A pharmacist, sometimes referred to as a druggist, is responsible for correctly dispensing medication, transferring prescriptions, and taking incoming calls from physicians regarding prescriptions for certain patients. A pharmacist job description may also entail logging data on a computer to be evaluated and used by the Drug Utilization Review. This job requires at least a bachelor’s degree in pharmacy and a license to practice.
There are so many specialty fields which are made available for pharmacists. Here are some of the pharmacist specialist positions: Academic Pharmacist, Clinical Pharmacy Specialist, Community Pharmacist, Compounding Pharmacist, Consultant Pharmacist, Drug Information Pharmacist, Home Health Pharmacist, Hospital Pharmacist, Industrial Pharmacist, Informatics Pharmacist, Locum Pharmacist, Managed Care Pharmacist, Military Pharmacist, and Nuclear Pharmacist. The most popular position for a pharmacist is that of a retail pharmacist or community pharmacist; this job primarily involves dispensing drugs to patients. Hospital pharmacist jobs or clinical pharmacist jobs are also quite common. In this scenario, the hospital setting provides a more rigorous training to the pharmacist as he or she performs his daily responsibilities. The responsibility of a typical hospital pharmacist is to give instructions and to professionally counsel patients on the proper use and side effects of over-the-counter and prescribed drugs and medicines. A pharmacist can also give professional advice about health care practices such as stress management, diet, and exercise, about managing health issues like diabetes, high blood pressure, asthma, and quitting smoking, and about details on home healthcare supplies and medical equipment. Some pharmacists also fill in third-party paperwork such as insurance forms.
According to the United States Bureau of Labor Statistics, a very large percentage of pharmacists are employed under the retail pharmacy settings, either as salaried employees or as pharmacy owners. Another significant number of pharmacists work in hospitals. There are also pharmacist job openings in online or mail-order pharmacies, wholesalers, physician clinics or offices, and government clinics or offices.
Job growth in the pharmaceutical industry is very promising. Pharmacist training programs are limited and rigorous, and pharmacist education requirements are strenuous, not to mention that employees who retire from this health profession need to be replaced continuously; these factors alone keep the job prospects plentiful. Moreover, mail-order pharmacies are beginning to show a rising demand for pharmacists.
A pharmacist can either work full-time or part-time and has been known to get a decent income for both employment options. They can work in many medical and healthcare sectors. Health insurance companies, public healthcare institutions, regulatory agencies, college or university faculty teaching positions, and pharmaceutical manufacturers are just some of the many institutions which hire pharmacists.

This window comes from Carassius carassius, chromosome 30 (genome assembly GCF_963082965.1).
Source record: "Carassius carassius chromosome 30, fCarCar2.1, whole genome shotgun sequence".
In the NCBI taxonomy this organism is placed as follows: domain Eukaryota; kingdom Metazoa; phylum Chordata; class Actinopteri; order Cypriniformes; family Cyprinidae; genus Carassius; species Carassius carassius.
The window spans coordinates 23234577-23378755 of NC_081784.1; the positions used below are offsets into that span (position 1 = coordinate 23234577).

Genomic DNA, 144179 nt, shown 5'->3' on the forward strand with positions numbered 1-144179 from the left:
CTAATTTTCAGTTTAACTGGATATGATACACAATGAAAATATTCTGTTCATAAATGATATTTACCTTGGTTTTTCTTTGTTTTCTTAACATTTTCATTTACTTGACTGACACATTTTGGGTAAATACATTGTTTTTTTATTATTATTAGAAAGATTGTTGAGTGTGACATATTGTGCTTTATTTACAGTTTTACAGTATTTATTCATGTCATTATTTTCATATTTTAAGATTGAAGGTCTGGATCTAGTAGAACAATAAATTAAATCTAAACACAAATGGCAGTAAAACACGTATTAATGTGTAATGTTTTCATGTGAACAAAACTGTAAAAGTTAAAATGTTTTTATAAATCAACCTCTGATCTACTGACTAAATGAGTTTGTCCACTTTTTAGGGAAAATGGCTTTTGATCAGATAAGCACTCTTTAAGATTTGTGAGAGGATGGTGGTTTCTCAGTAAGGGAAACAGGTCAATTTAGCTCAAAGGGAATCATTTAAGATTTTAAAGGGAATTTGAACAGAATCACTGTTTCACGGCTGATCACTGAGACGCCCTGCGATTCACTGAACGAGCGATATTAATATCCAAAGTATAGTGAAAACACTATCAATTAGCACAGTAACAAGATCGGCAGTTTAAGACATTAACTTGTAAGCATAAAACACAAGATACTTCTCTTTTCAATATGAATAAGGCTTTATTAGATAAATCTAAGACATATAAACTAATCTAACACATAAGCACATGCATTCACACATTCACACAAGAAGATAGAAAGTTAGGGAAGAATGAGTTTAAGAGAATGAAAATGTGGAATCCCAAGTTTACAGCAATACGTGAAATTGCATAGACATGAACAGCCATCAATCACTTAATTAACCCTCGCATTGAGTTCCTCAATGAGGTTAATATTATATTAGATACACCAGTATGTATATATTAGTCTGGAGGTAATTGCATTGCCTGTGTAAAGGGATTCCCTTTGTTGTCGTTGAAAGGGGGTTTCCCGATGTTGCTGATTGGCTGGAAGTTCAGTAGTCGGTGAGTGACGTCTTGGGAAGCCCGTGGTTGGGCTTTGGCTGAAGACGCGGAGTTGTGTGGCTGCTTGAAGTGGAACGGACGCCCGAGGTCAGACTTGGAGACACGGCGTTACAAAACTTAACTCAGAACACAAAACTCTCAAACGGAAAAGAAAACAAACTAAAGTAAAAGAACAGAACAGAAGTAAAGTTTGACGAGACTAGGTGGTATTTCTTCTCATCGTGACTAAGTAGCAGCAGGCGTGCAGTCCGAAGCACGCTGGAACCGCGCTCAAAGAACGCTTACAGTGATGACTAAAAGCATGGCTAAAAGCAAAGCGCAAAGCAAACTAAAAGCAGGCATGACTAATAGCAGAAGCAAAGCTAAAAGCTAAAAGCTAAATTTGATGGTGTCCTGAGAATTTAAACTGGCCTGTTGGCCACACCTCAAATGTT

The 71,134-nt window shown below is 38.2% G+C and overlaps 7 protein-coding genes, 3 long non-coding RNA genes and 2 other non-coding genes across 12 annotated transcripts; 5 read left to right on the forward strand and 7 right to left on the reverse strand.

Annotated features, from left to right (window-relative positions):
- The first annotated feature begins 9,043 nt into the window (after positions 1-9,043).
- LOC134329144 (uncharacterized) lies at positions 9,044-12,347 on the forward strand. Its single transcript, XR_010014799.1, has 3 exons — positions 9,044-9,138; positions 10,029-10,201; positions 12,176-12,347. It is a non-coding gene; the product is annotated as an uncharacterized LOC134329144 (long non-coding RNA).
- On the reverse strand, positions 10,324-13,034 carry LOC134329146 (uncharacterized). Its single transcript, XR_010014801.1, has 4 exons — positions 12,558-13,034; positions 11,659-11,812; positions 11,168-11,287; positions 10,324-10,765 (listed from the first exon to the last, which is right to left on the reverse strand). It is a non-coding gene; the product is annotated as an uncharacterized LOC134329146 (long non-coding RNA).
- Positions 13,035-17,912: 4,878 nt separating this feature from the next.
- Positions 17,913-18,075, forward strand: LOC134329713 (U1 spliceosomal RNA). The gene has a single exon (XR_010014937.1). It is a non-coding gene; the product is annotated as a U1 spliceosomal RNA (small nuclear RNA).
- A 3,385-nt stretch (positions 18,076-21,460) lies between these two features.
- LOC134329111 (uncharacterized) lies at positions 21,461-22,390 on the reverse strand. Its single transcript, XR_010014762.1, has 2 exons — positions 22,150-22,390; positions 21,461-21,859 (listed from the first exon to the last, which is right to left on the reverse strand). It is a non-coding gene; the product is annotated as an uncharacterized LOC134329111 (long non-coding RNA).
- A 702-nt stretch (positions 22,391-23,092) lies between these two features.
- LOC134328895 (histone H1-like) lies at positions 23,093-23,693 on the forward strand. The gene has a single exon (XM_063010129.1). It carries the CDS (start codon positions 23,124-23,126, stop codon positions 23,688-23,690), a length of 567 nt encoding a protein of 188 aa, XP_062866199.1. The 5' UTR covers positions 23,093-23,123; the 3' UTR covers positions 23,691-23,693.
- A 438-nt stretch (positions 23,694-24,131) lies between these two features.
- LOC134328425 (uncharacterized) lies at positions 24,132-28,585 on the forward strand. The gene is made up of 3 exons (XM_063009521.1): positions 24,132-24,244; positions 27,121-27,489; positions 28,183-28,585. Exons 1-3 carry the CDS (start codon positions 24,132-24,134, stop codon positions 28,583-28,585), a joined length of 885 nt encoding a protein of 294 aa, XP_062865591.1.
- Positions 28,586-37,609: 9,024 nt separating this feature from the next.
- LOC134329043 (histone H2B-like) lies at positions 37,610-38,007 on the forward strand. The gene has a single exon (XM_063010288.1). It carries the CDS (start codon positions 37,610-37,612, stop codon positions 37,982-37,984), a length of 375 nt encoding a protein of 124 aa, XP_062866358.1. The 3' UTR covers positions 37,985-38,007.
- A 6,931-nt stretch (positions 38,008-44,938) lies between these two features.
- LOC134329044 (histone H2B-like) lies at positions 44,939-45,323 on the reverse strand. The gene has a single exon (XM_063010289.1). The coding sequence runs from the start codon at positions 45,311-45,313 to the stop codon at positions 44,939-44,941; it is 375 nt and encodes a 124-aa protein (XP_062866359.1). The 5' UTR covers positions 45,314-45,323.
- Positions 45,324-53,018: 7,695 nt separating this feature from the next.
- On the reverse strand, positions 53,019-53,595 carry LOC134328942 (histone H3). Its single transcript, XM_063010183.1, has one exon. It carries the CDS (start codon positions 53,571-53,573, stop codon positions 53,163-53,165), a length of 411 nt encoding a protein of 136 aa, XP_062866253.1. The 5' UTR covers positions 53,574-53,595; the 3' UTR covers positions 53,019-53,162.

Internet or online pharmacy is also a growing industry that will need the expertise of pharmacists. This mode of dispensing medication has become controversial especially in cases involving controlled substances like Vicodin, for example, and dispensing substandard drugs and medicine. In the United States, prescriptions for obtaining controlled substances are valid when they are issued by a licensed health practitioner such as a physician, and the pharmacy from which the medication is being purchased has the responsibility to make sure that the prescription is valid.
Nuclear pharmacies employ pharmacists who have been trained and accredited to handle and prepare radioactive materials used for many diagnostic tests and disease treatment. Additional training is required for this setting.
One notable environment for a pharmacist is to be employed in a military pharmacy. In this setting, some of the medication dispensing methods that are deemed illegal in the civilian sector are practiced by pharmacists in a military pharmacy.
Advancement in the pharmacy profession is also customary. From staff level or entry level pharmacists, pharmacists can be promoted to pharmacy supervisors or the equivalent as more levels of experience are acquired and accumulated. For hospital pharmacists, promotions for administrative or supervisory positions are also seen. In the pharmaceutical industry or in drug manufacturing companies, pharmacists may move and advance to other fields such as sales, research and development, marketing, quality control, and production sectors.
Just like in choosing other forms of profession, a pharmacist’s career has its own set of drawbacks. Job monotony for community pharmacists can be the most obvious. Furthermore, the most serious concern for any pharmacist is that one error made in dispensing medicine may have a detrimental and lasting effect to a pharmacist’s entire career.
Pharmacist Education and Licensing